Tyler Stout has risen to the top of the screen print scene in the last few years, and with good reason. His iconic photorealistic pieces have paid homage to films such as The Big Lebowski, Kill Bill, and Bladerunner, and he’s done concert posters for everyone from Phish to Blackalicious. Whether a gig poster, film print, or art print, Tyler’s style is making an indelible mark on the surging scene of rock poster art. His illustrations are incredible depictions of characters we’re often familiar with, yet he imparts his own style and perspective, which casts these notable faces in a new and fascinating light.
Up next, we ask Tyler about his affinity for film, whether or not he’s biased towards illustrators, and his productive relationship with Alamo Drafthouse.
EL: How you doin’ brother? You always seem to keep busy…
Tyler Stout: I am well, doing well. I try to stay busy. My wife beats me if I do not.
EL: The Kill Bill print you just created led to a bit of online hysteria. It also follows in the footsteps of other photorealism-type prints you’ve done for films, and for which you’ve received much acclaim. Do you prefer it to your gigposter work?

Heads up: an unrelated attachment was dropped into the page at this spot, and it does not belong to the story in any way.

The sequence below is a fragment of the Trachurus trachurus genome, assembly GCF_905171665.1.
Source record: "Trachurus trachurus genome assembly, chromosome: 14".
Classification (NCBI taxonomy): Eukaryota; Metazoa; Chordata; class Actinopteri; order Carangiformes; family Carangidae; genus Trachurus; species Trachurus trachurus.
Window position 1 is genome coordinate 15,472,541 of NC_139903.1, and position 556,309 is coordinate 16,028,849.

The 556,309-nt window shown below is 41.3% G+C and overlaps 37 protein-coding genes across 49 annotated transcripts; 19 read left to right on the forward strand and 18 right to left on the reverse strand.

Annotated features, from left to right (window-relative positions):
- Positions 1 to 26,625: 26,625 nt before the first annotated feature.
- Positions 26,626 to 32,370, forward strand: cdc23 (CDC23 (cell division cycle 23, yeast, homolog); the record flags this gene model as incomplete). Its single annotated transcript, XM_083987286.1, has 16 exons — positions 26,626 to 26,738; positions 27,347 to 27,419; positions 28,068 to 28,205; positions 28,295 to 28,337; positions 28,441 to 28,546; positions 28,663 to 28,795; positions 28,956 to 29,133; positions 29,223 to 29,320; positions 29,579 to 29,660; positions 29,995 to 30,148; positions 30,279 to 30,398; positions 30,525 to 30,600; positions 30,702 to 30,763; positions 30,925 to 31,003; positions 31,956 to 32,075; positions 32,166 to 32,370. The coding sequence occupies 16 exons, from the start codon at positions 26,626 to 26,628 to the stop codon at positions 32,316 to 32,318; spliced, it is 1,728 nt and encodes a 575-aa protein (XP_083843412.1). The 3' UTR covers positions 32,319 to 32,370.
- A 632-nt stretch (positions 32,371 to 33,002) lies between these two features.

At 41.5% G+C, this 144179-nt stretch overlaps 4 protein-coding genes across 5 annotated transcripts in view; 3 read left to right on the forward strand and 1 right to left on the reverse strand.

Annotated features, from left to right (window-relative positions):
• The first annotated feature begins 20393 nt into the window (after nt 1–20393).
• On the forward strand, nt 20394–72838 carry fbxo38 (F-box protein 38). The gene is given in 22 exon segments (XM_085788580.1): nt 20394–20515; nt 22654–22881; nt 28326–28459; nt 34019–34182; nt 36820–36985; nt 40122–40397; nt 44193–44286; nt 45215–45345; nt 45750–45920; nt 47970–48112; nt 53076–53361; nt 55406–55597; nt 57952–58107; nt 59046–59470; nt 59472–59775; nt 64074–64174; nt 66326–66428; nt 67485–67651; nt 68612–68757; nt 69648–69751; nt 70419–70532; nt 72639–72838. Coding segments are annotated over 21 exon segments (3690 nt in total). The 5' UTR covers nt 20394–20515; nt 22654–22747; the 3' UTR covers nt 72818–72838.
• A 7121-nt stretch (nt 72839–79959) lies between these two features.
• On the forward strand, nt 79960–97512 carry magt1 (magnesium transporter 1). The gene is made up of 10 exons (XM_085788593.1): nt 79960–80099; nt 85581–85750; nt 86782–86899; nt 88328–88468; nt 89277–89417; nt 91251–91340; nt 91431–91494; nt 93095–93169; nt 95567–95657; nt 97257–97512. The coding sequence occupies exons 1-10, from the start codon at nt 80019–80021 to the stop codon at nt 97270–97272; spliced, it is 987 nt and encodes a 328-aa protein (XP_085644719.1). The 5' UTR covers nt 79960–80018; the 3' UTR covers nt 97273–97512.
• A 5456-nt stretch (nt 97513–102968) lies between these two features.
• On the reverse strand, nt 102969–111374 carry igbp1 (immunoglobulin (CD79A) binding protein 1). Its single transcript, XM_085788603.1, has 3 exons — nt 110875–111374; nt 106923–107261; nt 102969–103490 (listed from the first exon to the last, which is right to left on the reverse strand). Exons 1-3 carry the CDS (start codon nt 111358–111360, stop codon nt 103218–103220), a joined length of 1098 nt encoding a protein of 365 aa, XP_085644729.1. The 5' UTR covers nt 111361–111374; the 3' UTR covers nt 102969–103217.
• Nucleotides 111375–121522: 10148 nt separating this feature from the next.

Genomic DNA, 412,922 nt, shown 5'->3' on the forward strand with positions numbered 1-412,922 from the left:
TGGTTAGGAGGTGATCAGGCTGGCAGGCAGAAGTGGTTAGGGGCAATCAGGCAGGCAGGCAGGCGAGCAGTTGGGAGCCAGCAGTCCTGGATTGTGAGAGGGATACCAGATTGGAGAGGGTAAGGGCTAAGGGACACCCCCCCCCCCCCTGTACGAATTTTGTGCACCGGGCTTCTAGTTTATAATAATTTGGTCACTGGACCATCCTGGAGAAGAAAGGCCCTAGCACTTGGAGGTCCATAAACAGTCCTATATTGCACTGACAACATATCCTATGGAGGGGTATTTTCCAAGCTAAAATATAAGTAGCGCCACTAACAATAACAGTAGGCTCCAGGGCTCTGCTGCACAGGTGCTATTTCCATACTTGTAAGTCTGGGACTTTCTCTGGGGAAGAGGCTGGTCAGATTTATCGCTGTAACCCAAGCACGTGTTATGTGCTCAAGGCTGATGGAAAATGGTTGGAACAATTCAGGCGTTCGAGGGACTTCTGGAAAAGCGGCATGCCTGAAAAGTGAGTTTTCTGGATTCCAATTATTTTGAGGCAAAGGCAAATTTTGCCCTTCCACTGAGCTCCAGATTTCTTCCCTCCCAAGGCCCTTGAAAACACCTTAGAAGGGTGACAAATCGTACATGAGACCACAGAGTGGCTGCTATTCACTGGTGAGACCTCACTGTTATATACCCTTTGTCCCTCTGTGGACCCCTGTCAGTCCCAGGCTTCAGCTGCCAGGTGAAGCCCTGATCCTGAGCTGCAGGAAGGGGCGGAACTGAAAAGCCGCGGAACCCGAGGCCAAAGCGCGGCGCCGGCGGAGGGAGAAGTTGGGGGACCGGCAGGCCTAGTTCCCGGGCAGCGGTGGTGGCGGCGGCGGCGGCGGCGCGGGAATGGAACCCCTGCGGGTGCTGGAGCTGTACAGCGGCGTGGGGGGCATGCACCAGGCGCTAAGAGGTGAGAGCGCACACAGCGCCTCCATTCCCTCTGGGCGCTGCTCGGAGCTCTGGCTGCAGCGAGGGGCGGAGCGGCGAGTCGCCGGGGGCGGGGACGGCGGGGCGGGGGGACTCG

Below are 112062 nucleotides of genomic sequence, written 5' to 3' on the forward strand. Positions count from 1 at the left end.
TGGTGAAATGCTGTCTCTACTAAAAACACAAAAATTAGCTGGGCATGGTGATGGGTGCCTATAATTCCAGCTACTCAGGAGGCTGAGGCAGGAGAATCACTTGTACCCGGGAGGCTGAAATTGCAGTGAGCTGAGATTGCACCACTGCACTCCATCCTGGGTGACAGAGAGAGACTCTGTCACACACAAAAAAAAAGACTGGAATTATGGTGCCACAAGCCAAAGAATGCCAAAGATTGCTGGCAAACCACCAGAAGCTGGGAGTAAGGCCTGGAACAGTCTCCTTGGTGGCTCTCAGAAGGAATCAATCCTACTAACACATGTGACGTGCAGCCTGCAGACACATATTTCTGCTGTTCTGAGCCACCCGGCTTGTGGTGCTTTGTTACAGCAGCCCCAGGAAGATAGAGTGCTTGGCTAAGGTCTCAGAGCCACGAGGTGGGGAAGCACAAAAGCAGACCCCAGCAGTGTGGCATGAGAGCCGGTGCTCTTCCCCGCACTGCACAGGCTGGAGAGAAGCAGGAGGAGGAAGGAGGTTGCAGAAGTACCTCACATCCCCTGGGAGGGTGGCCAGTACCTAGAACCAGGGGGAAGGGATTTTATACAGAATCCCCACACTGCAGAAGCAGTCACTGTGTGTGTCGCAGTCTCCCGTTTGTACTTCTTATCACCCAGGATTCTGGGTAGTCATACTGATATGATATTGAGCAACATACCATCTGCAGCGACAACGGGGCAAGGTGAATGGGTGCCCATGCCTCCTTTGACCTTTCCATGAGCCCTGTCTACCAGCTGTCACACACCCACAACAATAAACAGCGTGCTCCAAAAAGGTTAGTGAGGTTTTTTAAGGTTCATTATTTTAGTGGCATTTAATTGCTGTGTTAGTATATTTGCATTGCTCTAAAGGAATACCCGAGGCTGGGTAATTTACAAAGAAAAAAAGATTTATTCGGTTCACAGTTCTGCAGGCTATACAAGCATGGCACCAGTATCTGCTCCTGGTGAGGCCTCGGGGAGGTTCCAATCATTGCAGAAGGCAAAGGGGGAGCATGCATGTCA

Tyler Stout: I enjoy mixing it up, its fun to do different types of jobs for different clients, fun to approach things differently. I think I would get burned out if I just did movie prints.
EL: How do prints about films differ from prints you’d do for a rock band?
Tyler Stout: Music posters are usually much more ‘do what you think suits the band’, so a bit more freedom, you can kinda stray a bit more outside the lines. its less about illustrating a poster and more about illustrating how you feel listening to someone’s music. though not always, sometimes music posters can be art directed and feel more like illustrations, which is fine, its the job.
EL: What’s the process of creating the types of pieces you’ve done for Star Wars, The Big Lebowski, Kill Bill, Bladerunner, and others (as far as incorporating illustrating this photo-realistic adaptations)?
Tyler Stout: I guess I just research what the movie looks like and base my stuff on that. I associate movie posters with imagery of the actors faces, so I guess I go more towards that, representing them well.
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